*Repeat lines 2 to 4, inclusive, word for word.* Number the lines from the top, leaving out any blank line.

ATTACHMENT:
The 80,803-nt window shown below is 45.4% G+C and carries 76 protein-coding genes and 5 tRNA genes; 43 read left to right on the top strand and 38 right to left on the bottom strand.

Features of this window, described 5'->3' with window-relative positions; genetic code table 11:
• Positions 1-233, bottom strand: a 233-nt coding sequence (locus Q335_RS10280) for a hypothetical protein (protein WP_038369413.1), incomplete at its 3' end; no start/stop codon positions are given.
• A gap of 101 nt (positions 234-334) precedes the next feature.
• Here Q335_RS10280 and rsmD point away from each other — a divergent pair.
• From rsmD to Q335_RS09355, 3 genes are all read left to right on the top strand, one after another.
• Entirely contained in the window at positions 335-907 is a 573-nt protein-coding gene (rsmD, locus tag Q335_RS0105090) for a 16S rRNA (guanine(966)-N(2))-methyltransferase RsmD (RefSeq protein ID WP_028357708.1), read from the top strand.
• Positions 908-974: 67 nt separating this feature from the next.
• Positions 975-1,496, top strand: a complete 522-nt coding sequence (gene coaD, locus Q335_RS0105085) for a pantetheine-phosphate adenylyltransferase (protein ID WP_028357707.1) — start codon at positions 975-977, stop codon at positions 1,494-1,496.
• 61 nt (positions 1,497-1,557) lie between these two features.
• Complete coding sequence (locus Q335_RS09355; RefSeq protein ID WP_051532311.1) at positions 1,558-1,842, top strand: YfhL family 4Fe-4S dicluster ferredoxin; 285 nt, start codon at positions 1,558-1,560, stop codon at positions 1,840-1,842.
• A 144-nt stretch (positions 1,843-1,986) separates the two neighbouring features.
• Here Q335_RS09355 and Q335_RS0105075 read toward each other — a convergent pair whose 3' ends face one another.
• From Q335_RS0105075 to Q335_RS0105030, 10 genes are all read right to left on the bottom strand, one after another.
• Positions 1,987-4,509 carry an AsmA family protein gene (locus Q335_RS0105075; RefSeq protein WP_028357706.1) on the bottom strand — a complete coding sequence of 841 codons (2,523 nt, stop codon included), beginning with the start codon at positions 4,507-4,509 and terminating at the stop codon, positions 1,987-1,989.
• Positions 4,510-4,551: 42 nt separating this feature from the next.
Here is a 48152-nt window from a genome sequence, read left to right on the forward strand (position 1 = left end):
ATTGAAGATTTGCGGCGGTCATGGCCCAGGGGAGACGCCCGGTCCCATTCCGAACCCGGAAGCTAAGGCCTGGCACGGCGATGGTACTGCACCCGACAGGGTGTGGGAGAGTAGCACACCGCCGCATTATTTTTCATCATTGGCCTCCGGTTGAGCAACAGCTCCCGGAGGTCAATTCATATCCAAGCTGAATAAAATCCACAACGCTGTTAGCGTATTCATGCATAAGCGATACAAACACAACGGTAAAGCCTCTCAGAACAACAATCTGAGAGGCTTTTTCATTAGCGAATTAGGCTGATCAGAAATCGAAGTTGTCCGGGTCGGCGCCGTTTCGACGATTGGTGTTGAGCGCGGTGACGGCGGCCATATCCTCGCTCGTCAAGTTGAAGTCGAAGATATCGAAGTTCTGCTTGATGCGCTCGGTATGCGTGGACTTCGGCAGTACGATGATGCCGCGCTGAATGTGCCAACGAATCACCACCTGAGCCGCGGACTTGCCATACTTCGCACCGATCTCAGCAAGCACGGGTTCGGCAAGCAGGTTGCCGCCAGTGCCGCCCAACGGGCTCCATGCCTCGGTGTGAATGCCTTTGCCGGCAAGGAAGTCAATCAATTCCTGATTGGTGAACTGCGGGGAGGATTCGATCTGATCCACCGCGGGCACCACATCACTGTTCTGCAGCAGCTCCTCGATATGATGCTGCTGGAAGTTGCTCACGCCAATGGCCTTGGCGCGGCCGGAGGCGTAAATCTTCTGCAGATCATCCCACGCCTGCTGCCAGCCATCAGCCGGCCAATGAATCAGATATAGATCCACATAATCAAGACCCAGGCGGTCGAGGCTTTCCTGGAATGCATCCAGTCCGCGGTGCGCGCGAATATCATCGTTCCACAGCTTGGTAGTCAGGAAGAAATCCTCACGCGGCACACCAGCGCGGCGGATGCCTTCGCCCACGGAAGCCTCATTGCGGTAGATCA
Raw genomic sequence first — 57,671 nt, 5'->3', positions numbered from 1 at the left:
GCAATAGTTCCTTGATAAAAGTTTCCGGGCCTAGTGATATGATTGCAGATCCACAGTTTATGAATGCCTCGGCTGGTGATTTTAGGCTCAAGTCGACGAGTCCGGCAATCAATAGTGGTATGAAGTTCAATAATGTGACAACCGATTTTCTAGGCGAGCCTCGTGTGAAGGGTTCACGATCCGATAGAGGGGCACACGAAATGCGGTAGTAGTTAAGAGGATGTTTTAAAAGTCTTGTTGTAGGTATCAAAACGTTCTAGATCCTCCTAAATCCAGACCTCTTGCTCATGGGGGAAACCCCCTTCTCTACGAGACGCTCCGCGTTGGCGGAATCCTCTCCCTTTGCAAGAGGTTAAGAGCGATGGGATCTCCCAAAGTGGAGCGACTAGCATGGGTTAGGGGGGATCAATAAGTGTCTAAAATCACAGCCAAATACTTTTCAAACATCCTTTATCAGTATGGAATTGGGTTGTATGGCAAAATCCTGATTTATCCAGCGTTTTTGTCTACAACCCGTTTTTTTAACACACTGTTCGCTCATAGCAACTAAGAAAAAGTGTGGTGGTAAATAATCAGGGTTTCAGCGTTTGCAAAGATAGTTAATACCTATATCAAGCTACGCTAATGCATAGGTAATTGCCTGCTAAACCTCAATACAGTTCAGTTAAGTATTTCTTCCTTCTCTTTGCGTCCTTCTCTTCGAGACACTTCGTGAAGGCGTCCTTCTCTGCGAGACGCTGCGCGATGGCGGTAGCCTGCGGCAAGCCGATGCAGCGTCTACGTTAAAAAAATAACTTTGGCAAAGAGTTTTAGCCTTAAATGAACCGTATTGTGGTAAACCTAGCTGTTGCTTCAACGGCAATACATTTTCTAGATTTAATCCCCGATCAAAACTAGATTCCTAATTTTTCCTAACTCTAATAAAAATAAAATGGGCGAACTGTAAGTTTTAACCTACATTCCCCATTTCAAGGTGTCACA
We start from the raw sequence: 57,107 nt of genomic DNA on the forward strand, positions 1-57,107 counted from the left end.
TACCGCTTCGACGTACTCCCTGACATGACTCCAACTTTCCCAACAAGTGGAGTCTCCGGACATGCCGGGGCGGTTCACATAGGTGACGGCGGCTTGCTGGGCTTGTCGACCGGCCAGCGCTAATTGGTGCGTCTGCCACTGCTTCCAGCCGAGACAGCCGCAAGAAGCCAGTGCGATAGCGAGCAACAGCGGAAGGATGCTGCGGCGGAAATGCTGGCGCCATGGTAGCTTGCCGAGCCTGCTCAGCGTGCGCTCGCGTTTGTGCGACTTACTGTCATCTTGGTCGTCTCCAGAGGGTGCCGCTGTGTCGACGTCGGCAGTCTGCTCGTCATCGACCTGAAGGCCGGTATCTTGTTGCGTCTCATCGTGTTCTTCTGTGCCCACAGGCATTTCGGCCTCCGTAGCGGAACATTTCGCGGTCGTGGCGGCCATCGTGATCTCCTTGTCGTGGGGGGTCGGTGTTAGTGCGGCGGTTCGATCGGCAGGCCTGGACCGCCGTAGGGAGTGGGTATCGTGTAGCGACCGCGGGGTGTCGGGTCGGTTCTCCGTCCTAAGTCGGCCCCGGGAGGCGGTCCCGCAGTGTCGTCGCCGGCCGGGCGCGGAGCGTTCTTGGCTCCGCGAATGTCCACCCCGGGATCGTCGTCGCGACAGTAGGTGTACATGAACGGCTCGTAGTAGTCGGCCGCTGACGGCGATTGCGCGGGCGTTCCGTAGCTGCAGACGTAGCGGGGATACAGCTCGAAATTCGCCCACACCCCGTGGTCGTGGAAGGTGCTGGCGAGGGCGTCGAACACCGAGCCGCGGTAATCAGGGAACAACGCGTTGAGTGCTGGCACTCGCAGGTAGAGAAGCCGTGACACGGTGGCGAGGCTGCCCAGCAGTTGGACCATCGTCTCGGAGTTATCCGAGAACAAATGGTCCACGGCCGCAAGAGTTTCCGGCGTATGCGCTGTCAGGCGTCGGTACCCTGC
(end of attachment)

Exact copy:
Features of this window, described 5'->3' with window-relative positions; genetic code table 11:
• Positions 1-233, bottom strand: a 233-nt coding sequence (locus Q335_RS10280) for a hypothetical protein (protein WP_038369413.1), incomplete at its 3' end; no start/stop codon positions are given.
• A gap of 101 nt (positions 234-334) precedes the next feature.